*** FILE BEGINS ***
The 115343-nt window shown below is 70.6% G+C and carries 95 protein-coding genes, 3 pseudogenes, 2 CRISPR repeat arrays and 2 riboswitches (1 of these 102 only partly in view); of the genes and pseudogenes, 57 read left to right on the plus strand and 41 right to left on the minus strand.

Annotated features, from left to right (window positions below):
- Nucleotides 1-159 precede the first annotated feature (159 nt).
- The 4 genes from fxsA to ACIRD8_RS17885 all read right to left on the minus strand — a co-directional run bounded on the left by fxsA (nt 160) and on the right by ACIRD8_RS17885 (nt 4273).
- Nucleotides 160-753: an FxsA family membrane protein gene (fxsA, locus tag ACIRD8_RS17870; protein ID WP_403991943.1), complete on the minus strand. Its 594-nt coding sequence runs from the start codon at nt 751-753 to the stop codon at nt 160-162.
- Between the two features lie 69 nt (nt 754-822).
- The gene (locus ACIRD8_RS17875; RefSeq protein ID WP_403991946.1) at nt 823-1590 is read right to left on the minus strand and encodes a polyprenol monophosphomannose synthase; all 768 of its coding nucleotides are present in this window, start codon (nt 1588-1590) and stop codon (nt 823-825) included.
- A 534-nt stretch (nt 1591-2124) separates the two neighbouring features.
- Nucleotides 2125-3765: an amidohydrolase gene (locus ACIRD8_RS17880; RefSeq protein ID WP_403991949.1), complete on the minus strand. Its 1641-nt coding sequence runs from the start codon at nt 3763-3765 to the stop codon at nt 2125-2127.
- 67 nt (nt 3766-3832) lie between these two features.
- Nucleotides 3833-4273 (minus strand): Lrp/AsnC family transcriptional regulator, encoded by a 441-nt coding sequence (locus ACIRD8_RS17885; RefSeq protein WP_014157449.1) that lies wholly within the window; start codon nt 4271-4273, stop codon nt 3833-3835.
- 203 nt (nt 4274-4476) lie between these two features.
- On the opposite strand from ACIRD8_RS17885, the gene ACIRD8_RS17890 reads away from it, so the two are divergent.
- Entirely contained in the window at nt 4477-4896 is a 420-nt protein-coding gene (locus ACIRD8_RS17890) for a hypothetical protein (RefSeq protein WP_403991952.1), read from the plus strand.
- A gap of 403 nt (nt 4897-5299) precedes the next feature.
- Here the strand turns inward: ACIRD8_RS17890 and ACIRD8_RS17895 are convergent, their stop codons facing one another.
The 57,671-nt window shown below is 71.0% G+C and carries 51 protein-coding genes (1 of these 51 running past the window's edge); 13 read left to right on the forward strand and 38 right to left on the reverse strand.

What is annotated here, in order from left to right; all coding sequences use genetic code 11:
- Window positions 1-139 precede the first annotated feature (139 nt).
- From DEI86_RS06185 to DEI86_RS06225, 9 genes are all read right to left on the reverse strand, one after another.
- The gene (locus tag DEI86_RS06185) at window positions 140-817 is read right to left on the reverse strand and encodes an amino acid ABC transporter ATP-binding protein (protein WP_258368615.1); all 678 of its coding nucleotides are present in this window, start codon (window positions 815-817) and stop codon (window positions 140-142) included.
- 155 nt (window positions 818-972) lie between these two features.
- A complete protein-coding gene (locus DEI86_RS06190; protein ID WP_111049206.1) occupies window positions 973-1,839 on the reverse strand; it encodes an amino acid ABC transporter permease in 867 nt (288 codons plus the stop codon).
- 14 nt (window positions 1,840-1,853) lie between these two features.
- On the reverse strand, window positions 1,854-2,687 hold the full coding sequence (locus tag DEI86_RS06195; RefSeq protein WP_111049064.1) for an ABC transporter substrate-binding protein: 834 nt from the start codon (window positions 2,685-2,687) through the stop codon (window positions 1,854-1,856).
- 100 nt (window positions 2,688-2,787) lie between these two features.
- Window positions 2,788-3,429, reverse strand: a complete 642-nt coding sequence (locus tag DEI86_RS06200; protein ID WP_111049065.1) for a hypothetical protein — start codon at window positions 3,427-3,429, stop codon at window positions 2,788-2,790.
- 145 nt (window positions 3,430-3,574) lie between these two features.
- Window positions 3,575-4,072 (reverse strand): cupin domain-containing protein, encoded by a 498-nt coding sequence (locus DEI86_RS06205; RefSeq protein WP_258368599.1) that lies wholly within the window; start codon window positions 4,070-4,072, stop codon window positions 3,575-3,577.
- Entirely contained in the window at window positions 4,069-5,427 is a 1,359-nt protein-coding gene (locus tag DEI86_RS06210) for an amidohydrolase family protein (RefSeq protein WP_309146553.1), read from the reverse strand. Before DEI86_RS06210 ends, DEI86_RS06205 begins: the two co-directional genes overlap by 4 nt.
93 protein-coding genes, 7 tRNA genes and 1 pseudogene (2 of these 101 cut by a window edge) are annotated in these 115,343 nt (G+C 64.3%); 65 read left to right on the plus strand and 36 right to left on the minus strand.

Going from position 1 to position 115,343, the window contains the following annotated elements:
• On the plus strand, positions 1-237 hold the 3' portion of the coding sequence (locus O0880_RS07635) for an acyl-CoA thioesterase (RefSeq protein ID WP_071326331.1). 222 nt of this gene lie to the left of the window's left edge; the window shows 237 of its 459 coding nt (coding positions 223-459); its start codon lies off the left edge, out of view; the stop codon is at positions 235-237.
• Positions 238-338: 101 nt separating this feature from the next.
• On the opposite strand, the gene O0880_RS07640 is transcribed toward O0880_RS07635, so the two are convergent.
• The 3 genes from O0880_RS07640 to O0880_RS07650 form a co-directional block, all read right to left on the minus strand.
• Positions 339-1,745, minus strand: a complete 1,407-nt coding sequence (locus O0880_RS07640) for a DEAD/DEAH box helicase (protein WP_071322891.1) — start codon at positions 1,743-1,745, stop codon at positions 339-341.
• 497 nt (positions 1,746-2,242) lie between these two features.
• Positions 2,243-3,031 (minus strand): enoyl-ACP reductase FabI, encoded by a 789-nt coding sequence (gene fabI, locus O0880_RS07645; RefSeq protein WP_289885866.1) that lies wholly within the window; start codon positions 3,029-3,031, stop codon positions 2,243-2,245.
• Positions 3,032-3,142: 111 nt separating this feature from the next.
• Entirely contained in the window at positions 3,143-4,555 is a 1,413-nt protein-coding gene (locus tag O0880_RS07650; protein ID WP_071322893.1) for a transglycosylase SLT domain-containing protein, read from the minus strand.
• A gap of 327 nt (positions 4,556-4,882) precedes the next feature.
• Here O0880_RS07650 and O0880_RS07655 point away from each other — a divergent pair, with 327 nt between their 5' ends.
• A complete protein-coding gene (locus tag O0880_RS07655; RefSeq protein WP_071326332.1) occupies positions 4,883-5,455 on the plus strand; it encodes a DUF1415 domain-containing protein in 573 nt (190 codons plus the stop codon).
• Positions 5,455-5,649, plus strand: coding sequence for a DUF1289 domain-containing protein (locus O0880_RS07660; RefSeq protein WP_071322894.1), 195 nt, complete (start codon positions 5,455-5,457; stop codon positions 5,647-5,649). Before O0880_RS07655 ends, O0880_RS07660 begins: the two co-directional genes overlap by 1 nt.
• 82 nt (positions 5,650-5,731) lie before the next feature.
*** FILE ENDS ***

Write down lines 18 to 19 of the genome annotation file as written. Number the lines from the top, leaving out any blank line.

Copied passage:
What is annotated here, in order from left to right; all coding sequences use genetic code 11:
- Window positions 1-139 precede the first annotated feature (139 nt).